Following my first seat with the Litigation, Commercial and Personal Injury Department, I moved to the hectic Property Department in January 2019. I have found this area incredibly interesting, particularly Commercial Property, and important to my continual...
Business owners that fail to take legal advice and occupy premises on an uncertain basis are always at risk. In a High Court case exactly on point, a business college found itself locked out of its office block and embroiled in a costly dispute with the property's freeholder.
The college had for some years occupied the block under a series of what were expressed to be licence agreements. In the midst of a row over alleged arrears of rent and service charges, the freeholder changed the locks and the college was excluded for three days. The college was only able to regain possession of the block after obtaining an emergency injunction.
The college sued the freeholder, seeking substantial damages in respect of the loss of profits and harm to goodwill alleged to have been caused by the exclusion. Given the lack of clarity regarding the basis on which the college occupied the block, an issue arose as to whether it did so as a tenant or as a licensee.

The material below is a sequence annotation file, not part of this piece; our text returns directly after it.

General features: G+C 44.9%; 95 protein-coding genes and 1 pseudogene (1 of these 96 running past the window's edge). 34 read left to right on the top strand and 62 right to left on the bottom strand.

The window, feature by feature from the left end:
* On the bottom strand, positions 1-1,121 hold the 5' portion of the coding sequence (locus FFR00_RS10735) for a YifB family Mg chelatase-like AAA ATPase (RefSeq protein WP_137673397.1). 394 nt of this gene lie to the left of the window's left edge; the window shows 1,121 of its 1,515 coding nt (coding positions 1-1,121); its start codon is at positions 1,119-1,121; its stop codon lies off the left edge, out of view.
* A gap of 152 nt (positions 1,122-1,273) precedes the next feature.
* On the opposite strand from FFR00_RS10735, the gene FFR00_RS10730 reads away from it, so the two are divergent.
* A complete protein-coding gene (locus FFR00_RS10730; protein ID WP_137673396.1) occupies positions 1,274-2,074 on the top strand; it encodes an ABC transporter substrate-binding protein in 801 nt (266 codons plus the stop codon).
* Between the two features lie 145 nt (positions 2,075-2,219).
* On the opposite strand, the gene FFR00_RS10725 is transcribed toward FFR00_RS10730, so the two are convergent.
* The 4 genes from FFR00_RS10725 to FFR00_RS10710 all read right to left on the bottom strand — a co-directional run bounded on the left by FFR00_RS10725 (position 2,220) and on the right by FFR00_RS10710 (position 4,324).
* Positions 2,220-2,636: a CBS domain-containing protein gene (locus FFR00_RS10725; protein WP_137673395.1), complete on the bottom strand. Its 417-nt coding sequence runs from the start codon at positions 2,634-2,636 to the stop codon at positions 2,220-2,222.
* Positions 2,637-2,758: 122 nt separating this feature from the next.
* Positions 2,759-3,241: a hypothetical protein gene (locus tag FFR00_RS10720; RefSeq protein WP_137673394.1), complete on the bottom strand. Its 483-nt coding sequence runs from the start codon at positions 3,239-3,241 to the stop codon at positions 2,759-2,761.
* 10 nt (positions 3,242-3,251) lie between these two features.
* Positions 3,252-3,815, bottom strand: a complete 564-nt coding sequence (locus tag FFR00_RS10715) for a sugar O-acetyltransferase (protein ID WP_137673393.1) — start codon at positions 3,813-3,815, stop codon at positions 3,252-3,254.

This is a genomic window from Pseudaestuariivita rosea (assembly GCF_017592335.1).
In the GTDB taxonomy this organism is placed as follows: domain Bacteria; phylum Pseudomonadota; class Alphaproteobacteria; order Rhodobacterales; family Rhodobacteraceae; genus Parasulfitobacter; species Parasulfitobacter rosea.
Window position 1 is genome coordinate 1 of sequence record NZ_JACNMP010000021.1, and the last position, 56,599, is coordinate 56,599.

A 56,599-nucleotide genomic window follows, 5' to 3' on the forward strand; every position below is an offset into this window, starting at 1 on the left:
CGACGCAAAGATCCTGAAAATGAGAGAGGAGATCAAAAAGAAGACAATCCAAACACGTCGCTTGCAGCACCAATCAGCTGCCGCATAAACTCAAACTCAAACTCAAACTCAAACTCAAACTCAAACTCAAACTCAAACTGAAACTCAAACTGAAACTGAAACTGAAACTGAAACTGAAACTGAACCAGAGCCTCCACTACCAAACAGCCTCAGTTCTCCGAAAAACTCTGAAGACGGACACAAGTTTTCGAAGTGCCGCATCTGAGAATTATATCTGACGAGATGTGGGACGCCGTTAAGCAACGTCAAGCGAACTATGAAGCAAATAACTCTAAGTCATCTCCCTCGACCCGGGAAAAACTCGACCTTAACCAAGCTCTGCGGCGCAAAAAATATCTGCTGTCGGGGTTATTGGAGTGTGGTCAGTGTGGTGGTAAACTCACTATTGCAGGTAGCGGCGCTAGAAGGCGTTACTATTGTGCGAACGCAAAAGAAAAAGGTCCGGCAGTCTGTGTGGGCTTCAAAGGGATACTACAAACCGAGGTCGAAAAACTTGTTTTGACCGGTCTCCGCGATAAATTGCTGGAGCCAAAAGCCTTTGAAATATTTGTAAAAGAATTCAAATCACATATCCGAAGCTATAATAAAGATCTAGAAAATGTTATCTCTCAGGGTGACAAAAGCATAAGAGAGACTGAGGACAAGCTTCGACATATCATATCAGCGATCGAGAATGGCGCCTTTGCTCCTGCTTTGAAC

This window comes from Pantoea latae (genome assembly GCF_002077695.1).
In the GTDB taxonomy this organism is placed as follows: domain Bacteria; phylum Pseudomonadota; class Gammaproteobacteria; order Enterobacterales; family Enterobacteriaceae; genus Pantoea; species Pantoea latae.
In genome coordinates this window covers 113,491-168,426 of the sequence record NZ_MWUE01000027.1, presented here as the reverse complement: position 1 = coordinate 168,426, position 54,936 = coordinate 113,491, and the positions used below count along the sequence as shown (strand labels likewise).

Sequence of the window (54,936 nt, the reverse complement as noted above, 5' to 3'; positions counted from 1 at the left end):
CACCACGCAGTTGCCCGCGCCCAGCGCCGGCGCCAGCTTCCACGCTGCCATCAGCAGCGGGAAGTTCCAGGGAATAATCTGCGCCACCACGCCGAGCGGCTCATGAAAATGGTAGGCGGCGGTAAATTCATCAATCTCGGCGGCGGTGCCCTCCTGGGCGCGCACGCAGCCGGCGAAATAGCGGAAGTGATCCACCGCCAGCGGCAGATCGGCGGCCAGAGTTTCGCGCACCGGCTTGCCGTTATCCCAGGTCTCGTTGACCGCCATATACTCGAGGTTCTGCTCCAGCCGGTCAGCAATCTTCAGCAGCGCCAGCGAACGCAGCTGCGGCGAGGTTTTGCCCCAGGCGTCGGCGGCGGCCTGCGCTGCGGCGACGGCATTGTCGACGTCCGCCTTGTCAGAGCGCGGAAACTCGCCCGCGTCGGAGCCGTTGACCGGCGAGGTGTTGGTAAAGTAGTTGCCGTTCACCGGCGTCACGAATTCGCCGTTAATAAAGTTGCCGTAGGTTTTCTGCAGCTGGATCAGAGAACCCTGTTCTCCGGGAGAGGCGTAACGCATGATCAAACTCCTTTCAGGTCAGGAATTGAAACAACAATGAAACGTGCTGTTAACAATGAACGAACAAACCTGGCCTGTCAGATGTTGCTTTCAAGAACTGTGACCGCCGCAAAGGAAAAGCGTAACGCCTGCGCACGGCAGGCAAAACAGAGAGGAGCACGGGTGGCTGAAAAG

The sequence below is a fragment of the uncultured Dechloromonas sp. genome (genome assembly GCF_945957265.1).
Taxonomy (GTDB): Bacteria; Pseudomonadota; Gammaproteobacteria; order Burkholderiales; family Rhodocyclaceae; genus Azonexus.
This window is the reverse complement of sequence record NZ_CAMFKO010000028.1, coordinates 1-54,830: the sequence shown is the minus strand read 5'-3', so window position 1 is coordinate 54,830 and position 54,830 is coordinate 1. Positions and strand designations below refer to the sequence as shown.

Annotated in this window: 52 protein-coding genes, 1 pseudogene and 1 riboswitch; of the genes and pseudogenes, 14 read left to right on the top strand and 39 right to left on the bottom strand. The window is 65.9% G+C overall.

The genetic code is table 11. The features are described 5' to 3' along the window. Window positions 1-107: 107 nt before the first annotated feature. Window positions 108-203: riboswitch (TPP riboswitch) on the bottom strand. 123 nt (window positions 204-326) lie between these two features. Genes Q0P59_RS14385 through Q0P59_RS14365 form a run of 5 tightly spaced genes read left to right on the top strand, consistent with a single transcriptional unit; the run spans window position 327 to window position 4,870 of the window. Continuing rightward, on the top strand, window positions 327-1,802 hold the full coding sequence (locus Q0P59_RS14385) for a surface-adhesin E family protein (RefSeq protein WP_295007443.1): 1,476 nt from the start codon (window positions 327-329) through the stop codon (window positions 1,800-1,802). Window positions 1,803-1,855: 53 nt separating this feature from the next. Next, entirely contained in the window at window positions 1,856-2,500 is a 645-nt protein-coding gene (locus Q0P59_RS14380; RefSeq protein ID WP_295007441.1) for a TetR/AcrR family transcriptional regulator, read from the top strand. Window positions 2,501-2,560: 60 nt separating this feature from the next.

The plain wording of the college's agreement with the freeholder indicated that it was a licence, rather than a lease. However, the Court found that it nevertheless took effect as a business tenancy under the Landlord and Tenant Act 1954. The purpose of the agreement was to provide the college with premises from which it could conduct its business and it had fitted out parts of the block at its own expense.
The college and the freeholder had not been in an equal bargaining position when the agreement was signed, in that the college was suffering financial difficulties. As a matter of substance, the agreement conferred upon the college exclusive possession of the block and it had clearly been intended that it would enjoy a greater level of security than that which would be afforded by a licence.
The freeholder had not given the required 14 days' notice in writing before re-entering the block and changing the locks, and the college had thus been unlawfully excluded from the premises. The college was awarded £25,104 in damages. However, after taking an account, the Court also found that, as at 26 July 2017, the college had owed the freeholder £30,545 in service charges and rent arrears.